# weak closedness of a set with bounded functions

Let $$A$$ be a compact topological space equipped with the Borel $$\sigma$$-algebra, and $$X=B_b(A)$$ be the vector space of bounded measurable functions. Let $$Y=\mathcal M(A)$$ be the vector space of finite signed measure on $$A$$. Define the dual pair $$<\cdot, \cdot>$$ between $$(X,Y)$$ such that $$=\int_A f(a)\mu(da)$$. Let $$\sigma(X,Y)$$ be the weakest topology such that for all $$\mu\in Y$$, the linear map $$X\ni f\mapsto \in \mathbb R$$ is continuous.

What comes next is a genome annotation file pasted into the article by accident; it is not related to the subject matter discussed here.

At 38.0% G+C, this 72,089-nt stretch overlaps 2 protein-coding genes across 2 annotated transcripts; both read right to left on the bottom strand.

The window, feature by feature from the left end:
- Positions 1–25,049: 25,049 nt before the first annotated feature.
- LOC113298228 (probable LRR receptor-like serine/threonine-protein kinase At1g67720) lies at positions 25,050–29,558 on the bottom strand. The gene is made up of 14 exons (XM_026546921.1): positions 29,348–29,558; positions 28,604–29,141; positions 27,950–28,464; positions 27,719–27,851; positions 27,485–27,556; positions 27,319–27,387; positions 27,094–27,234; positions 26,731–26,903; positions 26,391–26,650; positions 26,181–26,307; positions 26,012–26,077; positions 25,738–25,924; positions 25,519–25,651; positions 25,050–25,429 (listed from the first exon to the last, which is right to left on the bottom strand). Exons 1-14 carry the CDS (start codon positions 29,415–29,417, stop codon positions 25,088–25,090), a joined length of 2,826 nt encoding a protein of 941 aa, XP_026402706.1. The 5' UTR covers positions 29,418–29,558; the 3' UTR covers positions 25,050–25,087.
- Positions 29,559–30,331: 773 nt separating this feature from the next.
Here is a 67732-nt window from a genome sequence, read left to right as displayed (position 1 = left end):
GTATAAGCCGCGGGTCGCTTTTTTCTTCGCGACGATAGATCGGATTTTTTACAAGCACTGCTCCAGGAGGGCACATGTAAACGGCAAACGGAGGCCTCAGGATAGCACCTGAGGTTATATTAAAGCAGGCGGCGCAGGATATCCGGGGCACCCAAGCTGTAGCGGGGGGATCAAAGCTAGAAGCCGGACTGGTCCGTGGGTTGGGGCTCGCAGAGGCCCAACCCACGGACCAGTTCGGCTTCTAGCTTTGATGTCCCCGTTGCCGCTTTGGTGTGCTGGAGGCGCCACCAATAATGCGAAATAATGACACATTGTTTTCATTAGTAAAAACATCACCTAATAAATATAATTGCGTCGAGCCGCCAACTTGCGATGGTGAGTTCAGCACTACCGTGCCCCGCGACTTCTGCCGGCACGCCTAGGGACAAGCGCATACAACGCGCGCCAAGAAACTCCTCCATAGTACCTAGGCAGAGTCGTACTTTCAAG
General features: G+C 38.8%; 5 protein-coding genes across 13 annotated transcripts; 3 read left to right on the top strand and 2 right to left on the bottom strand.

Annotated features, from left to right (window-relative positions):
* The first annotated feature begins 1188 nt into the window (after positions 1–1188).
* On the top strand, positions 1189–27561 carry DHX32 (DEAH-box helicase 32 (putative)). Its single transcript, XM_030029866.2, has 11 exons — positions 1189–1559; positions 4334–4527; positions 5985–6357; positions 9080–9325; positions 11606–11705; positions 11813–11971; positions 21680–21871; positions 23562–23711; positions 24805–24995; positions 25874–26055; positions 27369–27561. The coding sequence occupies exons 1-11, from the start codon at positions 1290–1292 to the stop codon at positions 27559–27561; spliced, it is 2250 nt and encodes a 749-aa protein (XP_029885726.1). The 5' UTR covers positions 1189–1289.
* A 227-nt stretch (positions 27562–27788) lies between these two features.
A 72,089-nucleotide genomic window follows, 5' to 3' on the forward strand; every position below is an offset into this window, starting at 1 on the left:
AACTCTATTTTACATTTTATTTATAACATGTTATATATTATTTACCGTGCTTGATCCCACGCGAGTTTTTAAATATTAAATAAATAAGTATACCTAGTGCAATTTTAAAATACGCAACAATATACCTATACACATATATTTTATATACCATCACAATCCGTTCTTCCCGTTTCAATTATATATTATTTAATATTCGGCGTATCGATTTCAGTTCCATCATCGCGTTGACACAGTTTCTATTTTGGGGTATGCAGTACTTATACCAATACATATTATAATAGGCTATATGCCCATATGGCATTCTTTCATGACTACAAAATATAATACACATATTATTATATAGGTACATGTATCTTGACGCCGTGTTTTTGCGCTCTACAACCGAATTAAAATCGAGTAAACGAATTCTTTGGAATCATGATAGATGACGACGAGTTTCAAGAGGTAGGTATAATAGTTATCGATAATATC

Define the set $$U=\{f\in X\mid \sup_{a\in A}|f(a)|\ge 1\}$$. Is the set $$U$$ closed in the $$\sigma(X,Y)$$ topology? I am not sure how to proceed to prove or disprove the claim.

No, assuming $$A$$ is $$T_1$$ and infinite. Indeed, just choose a sequence of distinct points $$\{a_n\}_{n \in \mathbb{N}} \subset A$$. Then $$f_n = 1_{\{a_n\}} \in U$$, but $$f_n \to 0$$ pointwise, so as they are uniformly bounded by $$1$$, by bounded convergence theorem, $$\langle f_n, \mu \rangle \to 0$$ for all $$\mu \in Y$$, i.e., $$f_n \to 0$$ in $$\sigma(X, Y)$$ topology. But $$0 \notin U$$.
• Is $f_n \rightarrow 0$ pointwise is enough ? Shouldnt the convergence be in something like sup norm. Although for the given set of functions it seems to work. Mar 31 at 1:47